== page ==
Week 2: What is FIRST Lego League (FLL)?
Learn more about FLL
I’m Gabi Chen, another one of the founding members of #PandaPower Robotics. I’m a sophomore at Saint Francis High School in Mountain View and started in FLL when I was in 5th grade. I’m really excited to be able to help new and growing teams learn more about FLL and have similar experiences to ours.
For our second post, I wanted to focus on the most obvious question, what exactly is FLL?
What is FLL?
Ok, if you’re here, you probably know a little bit about FLL. But I’ve found that the system can be a bit confusing to rookie teams, so here’s a quick summary of what you really need to know:
First Lego League is a robotics league for 9-16-year-old kids. Around 30,000 teams compete around the world in this competition. The competition consists of two primary sections: a (semi-autonomous) robot competition and a "project," which is similar to a science fair competition.
The competition is famous for the semi-autonomous robot game. As an example, here’s what a run of the #PandaPower robot looked like last year.
As you can see in the video, there is a mat with about 15 tasks made solely from Legos. A few key notes:
Your robot must be built entirely from Lego parts
You can only touch the robot while it is in the semi-circle (”Base”) or on the wooden side of the board close to where the robot technicians are standing (”Home”), after that it must be autonomous
You have two and a half minutes of playing time where you have to score as many points as possible
The second part of the competition is the project. Every season, there is a theme that both the robot game and the project follow, but this is especially important for the project. This theme determines the prompt area for the project. Teams are given a broad area of research, where they are asked to find a problem and propose a new solution, or revamp an existing solution.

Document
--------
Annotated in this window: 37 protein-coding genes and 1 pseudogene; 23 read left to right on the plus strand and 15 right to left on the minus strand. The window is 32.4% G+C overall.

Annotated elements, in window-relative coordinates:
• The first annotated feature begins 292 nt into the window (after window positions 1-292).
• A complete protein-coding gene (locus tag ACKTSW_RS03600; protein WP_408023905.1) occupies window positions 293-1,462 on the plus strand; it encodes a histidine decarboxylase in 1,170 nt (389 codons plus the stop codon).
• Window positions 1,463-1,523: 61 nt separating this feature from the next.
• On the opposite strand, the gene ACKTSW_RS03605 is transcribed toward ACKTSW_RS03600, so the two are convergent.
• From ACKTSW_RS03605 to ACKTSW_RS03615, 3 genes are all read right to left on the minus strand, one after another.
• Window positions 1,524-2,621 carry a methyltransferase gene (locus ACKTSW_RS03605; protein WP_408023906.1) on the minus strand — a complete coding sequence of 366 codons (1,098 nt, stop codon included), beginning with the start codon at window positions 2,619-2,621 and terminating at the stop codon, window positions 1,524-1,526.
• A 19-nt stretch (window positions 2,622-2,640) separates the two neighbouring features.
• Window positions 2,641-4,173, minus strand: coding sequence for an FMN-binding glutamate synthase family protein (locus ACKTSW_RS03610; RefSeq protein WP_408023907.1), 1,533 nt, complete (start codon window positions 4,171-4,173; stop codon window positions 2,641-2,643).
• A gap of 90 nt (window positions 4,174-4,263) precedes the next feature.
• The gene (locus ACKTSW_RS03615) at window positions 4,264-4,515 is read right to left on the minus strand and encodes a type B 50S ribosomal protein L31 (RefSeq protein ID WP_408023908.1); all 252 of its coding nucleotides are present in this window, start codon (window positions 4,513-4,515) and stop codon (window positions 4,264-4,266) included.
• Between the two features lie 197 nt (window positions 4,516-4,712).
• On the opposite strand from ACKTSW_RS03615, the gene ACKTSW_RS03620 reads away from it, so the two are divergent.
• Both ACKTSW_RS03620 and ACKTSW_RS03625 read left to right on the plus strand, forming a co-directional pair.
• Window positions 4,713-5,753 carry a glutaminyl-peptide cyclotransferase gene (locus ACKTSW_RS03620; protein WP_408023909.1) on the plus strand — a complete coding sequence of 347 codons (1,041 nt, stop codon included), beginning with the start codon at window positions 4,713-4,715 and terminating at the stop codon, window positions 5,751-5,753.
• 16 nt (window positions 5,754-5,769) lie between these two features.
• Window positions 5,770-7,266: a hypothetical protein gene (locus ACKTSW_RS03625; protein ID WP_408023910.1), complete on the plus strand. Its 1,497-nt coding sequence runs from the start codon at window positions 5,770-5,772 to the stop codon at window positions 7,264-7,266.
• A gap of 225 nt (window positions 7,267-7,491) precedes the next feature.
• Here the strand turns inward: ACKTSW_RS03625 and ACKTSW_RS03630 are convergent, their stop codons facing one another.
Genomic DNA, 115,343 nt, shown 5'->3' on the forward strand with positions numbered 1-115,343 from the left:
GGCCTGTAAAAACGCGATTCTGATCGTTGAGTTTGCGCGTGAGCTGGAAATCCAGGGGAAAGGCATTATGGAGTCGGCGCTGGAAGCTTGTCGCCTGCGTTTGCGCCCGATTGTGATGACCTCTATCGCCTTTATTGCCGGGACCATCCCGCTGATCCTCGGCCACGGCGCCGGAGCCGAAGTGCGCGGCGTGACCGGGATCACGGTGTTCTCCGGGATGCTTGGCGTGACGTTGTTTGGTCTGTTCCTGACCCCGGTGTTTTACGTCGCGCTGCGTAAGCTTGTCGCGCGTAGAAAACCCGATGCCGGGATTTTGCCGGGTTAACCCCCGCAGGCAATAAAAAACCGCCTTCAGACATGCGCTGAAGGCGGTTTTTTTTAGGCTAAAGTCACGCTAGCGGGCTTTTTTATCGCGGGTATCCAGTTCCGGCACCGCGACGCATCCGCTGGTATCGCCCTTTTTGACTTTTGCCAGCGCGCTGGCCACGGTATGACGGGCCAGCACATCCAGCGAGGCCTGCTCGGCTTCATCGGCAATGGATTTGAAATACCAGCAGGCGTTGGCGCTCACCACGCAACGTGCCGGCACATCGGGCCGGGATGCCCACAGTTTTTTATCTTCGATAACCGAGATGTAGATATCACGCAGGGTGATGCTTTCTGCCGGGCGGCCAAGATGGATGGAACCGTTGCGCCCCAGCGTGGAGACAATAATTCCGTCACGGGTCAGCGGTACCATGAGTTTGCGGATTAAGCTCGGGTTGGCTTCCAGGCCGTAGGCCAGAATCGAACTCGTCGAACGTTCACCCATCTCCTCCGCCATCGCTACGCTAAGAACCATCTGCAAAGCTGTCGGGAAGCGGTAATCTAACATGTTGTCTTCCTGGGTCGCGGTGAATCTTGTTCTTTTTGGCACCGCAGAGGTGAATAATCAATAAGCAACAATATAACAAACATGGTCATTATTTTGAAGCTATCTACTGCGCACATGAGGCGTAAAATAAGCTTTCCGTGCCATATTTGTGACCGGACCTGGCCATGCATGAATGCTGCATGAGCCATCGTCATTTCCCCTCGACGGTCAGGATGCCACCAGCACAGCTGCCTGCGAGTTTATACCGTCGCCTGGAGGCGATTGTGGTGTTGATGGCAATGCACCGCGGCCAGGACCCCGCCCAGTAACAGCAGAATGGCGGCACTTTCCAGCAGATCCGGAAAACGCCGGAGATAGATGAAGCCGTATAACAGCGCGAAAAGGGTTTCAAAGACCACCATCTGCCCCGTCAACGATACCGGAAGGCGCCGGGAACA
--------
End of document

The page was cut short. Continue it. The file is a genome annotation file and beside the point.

Teams build all kinds of things, from apps like Playar.ai for a city/infrastructure prompt to physical prototypes like a tennis-ball sized water conservation tool for a water-related prompt. You can read more about past international innovation project winners here, or watch this video of our project from last year:
The season consists of a topic/material drop in early August, and then 3 levels of competitions
Qualifiers: this is the first level of competition. All teams are welcome to attend, and the top 4-5 teams from each competition advance to the next level. There are hundreds of qualifiers around the nation.
Regionals: the second level of the FLL competitions for teams who impressed the judges at the qualifier competitions. There are generally about 40 teams at each regional event, and most regionals get to nominate 1-2 teams to be entered into a raffle to attend the World Festival.
World Festivals and Invitationals: this level of competition is made up of a couple hundred teams from all around the world. There are 2 world festival events per season (usually in Detroit and Houston), and then a bunch of other international invitational tournaments (everywhere from Greece to LegoLand). They’re really fun and highly prestigious!
If that sounds like a lot, don’t worry. While some teams choose to aim high to win competitions, many teams just participate for fun. You’re sure to learn a lot, and have a lot of fun, regardless of what you choose.
Forming a team: Do’s and Don’ts
Obviously, all we want for people competing in FLL is for them to have fun. But it’s also nice to be able to be productive and present something you’re really proud of for the judges. We’ve compiled a short list of Do’s and Don’ts for new teams:
When forming a team DO,
Pick diversely skilled people - FLL is such a hodge podge of a competition, meaning that there are so many unique parts that have to work together to make a successful result. So pick people with lots of different skills, maybe someone’s really good at doing in-depth research, someone is really creative and artistic, and someone enjoys working with robotics.
Make sure someone has the space to have a full robot game setup - this one is kind of a given, but you wouldn’t believe the number of teams that have to go searching for places to put their table after they have made a team.
When forming a team DON’T,
Just pick people because they’re your friends - FLL is a great way to meet new people, and we’ve found that a team made up of people who are just looking to turn FLL meeting times into playdates makes for a frustrating season for people who want to see a result embodied in the shape of a trophy. You don’t need to be best friends to make a team, but you do need to be able to work together.
Add everyone you know - we’ve found that between 3-5 kids is the perfect number of people for a team. Anymore and people just get distracted to easily, and any less means that everyone has to take on a lot of work.
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